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. Last Updated: 07/27/2016

Medium-Sized Firms: Most Attractive Option

Of course, size is not everything. A Russian company likely to attract foreign investment will probably have modern equipment, a market for their goods either at home or abroad, and management and staff willing to work with foreigners and adapt to their stringent financial controls and commercial orientation.


For the foreign investor, the most interesting time to acquire a shareholding in, and possibly control of, a company is during the privatization procedure when he may purchase at a cost that justifies the other expenses involved in modernizing the company. He can then influence the development of the company from the outset of its new existence.


In the first stage the medium-sized state-owned enterprise is transformed into an open joint-stock company so that its shares can be sold. The privatization plan for each company is decided by the workers who choose the method to be followed which, in turn, determines the number of shares that will be sold to the workers and the number that will be offered for sale to the public.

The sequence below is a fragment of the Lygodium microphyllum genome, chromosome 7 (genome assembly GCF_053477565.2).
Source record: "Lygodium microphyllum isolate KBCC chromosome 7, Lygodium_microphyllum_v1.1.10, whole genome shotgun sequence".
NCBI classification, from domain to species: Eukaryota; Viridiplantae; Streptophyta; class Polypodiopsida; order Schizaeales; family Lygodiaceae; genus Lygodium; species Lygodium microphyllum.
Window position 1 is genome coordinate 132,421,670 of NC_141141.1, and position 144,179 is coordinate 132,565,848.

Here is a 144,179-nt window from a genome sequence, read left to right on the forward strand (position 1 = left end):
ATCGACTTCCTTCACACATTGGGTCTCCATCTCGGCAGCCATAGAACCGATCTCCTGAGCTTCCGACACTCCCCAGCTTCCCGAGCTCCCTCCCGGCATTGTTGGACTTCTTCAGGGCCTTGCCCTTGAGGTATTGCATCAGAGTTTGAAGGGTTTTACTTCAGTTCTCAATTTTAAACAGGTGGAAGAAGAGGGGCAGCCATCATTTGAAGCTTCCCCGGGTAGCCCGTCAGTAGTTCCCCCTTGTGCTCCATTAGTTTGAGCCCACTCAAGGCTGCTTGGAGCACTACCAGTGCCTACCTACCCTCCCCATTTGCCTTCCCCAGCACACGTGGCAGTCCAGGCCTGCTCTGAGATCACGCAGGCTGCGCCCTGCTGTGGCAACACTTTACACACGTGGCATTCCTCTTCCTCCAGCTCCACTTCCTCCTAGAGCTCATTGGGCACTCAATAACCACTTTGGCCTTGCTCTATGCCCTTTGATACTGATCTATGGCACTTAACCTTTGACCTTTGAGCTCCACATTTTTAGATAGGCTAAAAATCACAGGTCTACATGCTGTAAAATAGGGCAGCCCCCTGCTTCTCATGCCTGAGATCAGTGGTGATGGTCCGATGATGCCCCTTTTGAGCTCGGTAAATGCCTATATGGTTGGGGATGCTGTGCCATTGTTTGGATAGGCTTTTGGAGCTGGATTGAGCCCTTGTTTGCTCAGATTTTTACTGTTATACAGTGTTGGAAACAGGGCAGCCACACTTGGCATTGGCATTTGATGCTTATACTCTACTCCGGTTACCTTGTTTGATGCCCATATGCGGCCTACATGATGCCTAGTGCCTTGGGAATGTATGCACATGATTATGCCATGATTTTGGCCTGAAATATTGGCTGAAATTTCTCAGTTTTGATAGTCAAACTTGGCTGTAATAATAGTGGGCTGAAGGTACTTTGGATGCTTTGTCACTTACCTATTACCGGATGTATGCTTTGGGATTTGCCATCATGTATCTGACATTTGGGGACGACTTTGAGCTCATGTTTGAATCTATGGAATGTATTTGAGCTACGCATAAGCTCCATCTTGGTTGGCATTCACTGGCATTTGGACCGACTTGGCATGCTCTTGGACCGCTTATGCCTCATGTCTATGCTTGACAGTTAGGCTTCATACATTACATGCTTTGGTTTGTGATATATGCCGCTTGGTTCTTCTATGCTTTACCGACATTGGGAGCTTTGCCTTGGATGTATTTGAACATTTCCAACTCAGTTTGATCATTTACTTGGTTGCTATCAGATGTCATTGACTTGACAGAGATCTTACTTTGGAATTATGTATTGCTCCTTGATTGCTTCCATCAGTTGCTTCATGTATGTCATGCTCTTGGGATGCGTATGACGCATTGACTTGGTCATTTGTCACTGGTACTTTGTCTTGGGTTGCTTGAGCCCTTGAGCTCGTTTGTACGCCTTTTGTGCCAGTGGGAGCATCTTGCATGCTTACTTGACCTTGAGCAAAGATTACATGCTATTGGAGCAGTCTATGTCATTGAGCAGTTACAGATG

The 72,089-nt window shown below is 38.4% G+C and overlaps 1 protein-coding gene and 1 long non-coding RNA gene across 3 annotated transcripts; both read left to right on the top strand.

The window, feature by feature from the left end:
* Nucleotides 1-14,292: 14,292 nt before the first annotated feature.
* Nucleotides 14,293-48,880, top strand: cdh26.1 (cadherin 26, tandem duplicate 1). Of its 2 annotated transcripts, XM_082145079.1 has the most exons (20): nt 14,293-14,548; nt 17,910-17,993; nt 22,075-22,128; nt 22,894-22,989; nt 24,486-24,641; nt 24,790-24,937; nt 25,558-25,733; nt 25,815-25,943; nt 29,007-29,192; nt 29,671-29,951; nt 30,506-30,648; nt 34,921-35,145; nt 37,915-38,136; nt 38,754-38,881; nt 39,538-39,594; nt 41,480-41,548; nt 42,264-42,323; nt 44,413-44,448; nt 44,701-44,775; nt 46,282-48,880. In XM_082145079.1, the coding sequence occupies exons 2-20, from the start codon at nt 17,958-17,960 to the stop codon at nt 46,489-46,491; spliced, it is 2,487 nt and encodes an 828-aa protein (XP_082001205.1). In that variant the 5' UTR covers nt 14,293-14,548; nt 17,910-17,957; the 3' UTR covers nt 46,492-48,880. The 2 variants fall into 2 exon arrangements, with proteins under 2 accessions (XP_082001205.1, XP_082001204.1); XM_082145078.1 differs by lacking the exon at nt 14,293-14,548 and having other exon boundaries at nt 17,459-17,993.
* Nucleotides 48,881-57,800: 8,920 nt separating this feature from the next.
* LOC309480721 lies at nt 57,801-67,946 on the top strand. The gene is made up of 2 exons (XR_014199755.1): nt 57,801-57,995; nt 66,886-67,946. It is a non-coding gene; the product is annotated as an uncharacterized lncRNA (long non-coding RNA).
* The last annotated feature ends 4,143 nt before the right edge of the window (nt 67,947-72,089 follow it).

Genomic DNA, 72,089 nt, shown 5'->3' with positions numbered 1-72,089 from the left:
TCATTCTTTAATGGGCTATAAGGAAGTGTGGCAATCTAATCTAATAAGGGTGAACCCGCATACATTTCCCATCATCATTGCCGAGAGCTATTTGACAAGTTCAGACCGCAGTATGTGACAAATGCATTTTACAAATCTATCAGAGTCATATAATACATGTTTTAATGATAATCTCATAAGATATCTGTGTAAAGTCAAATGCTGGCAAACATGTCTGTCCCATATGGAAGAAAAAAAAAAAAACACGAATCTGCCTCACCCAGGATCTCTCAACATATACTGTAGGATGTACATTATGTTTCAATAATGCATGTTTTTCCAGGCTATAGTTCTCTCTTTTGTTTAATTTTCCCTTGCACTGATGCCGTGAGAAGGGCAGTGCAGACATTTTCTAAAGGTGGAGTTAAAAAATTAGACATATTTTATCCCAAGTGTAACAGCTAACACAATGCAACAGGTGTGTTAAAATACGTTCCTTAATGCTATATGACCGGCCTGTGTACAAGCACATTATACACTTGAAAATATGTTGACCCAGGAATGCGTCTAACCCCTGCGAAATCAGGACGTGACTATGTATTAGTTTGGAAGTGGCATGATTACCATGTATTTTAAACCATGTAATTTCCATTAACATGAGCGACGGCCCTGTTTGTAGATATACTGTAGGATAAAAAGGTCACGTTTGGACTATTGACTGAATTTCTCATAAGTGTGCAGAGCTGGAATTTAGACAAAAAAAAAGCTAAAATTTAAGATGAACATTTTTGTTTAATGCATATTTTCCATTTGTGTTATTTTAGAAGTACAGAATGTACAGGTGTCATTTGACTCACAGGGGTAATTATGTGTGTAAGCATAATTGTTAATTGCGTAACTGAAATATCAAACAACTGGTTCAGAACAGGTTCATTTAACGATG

The remaining shares may be sold by voucher auction (until July 1) or investment tender. The plan has to be approved by the State Property Committee, which may decide that a majority of the shares will remain state property if the company is involved in a strategic area. Even if the company is not obviously in a strategic area the state may retain one "golden" share, which carries a veto on changes in the company's charter and on any reorganization.


This can affect the long-term plans of the foreign investor who may want to concentrate on the core business of the company and hive off some of its activities into separate companies. He may also want to convert the open company into a closed company so that new share issues do not have to be offered for sale to the public.


At present it is not clear whether this is possible. The 1994 privatization program prohibits conversion of open companies to closed companies, but this may refer to the existence of the "golden" share and its accompanying veto, which is usually limited in operation to three years and does not necessarily have to be exercised.





Marcia Levy, an attorney with Norton Rose, has been practicing law in Moscow for three years.